OFW in Dubai: Life isn't as glamorous as it seems
When I first arrived in Dubai, I thought that all OFWs were rolling in the dough and living the high life that the glitzy desert city was all about.
I sat in the back of our friend's newly bought American brand SUV that early morning, jetlagged. "Finally! Welcome to Dubai!" he exclaimed, keeping his eyes on the road, while handing me a nondescript plastic bag. I didn't expect a welcome gift since picking up my husband and me at the airport at an ungodly hour was more than enough of a gift already. I opened the bag and saw it was an ultra HD portable camera.
Later that morning, my husband drove me to the nearest medical testing center as all Dubai visa holders were required to be tested for tuberculosis, hepatitis and HIV. And everyone from all corners of the world, who was waiting for his turn, was donning polo shirts with thoroughbreds, crocodiles and laurel wreaths and lugging bags emblazoned with monograms and gold insignias. The deafening medical laboratory silence was broken with pings and bleeps from the mobile phone-of-the-moment owned by the Filipino nurse, who drew my blood.
Even later that evening, my husband and I met up with his friends for dinner and coffee. And everyone was teasing him to get a one of those monogrammed and insignia-ed bags as a wedding gift.
Apparently, every telecom engineer's wife in Dubai had one.
Designer bags were starting to become the rage in Manila then. The social networks suddenly seemed to be littered with photos of newly acquired designer bags. I knew then that it wasn't worth it if a hooligan slashed its perfectly primed leather as I alighted the tricycle on my commute or if it were dunked in murky floodwater.
"No, but thanks. I already have a bag," I said, patting my then favorite bedraggled handbag.
But after month after month of seeing ladies on the Dubai Metro sashaying into the train cars gingerly parading their handbags, hearing constant chatter among acquaintances and colleagues about where they bought their new bags and tagging along window shopping trips to the mall to these brightly-lit shops, I slowly found myself seriously considering purchasing a designer bag of my own.
Since I did live in Dubai, I had less worries about bag slashers and floodwaters, so the designer bag idea was becoming more viable. I started browsing websites of designer bags. I started asking more questions whenever designer bags became the topic of conversation. I started wandering into those shops and asking about prices of bags that caught my fancy.
I even nudged and gave my husband a go ahead to maybe, just maybe, gift me with a designer bag on my birthday. Whenever he answered that same adamant "No!" to my designer bag aspirations, I jumped into my Excel sheet, revisiting my salary and calculating my basic expenses, personal savings and financial responsibilities.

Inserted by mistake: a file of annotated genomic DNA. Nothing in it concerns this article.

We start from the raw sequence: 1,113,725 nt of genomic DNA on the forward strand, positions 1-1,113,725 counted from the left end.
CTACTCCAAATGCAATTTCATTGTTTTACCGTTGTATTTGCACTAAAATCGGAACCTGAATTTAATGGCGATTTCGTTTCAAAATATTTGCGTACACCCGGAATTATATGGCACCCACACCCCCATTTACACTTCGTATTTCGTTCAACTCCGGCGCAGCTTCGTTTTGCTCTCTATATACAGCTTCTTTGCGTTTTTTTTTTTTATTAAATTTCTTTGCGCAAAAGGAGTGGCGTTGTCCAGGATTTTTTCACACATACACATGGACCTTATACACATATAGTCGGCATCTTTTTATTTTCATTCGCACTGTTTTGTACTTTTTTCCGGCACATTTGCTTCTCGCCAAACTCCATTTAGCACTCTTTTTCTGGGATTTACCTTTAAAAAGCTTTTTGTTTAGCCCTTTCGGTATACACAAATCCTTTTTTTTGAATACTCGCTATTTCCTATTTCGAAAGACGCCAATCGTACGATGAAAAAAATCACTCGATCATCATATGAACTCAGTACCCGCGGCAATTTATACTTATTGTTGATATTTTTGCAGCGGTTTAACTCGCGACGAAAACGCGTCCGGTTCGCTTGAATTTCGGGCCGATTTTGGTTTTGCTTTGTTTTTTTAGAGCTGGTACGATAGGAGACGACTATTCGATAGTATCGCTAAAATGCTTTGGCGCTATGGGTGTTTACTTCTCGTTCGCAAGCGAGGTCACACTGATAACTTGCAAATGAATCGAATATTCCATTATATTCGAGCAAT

My salary was barely enough to cover them all. So it didn't make any sense to buy a bag that is actually worth as much, as or even more than, a month's salary. "You could purchase it on installment with your credit card," whispered the golden line that crept up at every designer bag purchase conversation.
How could this be? How could I have been bitten by the bag bug? How could I have suddenly wanted keep up with the overseas Juans?
I sat down and faced my Excel sheet again. I had to sacrifice at least two or three items to afford the designer bag dream; it was a choice between my basic needs – rent, food, utilities, transportation, communication, personal savings or financial responsibilities to my family – and that bag.
Or did I want to swipe my credit card and borrow money that I may or may not even be able to return?
I stopped myself and recalled the innumerable stories of fellow hard-working Filipino expats in Dubai and the rest of the UAE (United Arab Emirates), who unknowingly rode the high life wave, swept away by the hypnotizing illusion of free money from credit cards and loans. Some were, in the end, jailed because of bounced security checks from defaulting on their credit card payments or loans, a criminal offense in the Muslim country.
Did I really want to enjoy a few moments of basking in the glow of praise and put at risk losing the ability to sustain myself and assist my family?
Being an OFW in a country that will never ever embrace you as an adopted permanent resident or citizen, one thing is certain – its impermanence. No job is 100% secure. One's salary could rise or fall; one may even lose it all.
No OFW should ever forget that.
So I readjusted the head on my shoulders and put on blinders, blocking out the alluring glare of the desert high life, and focused my finances on where they truly needed to go in the indefinite period of time that the stars allowed me to work abroad.
I still ended up buying a new bag though. It wasn't one covered in monograms or one that carried a distinct golden emblem, which could have garnered the gushes and swoons of the rest of the overseas Juans.
But I now look into my Excel sheet happy and at peace because my time working in the desert eventually came to an end. – Rappler.com
Didi Paterno-Magpali is an OFW, writer, and blogger. In 2011, she left the Philippines, her family, her friends, and her advertising career for Dubai, United Arab Emirates, in the name of love. She currently resides in the United States with her husband, taking care of domestic matters, loving her time in the kitchen, and writing about her bite-sized expat stories and food adventures on D for Delicious.
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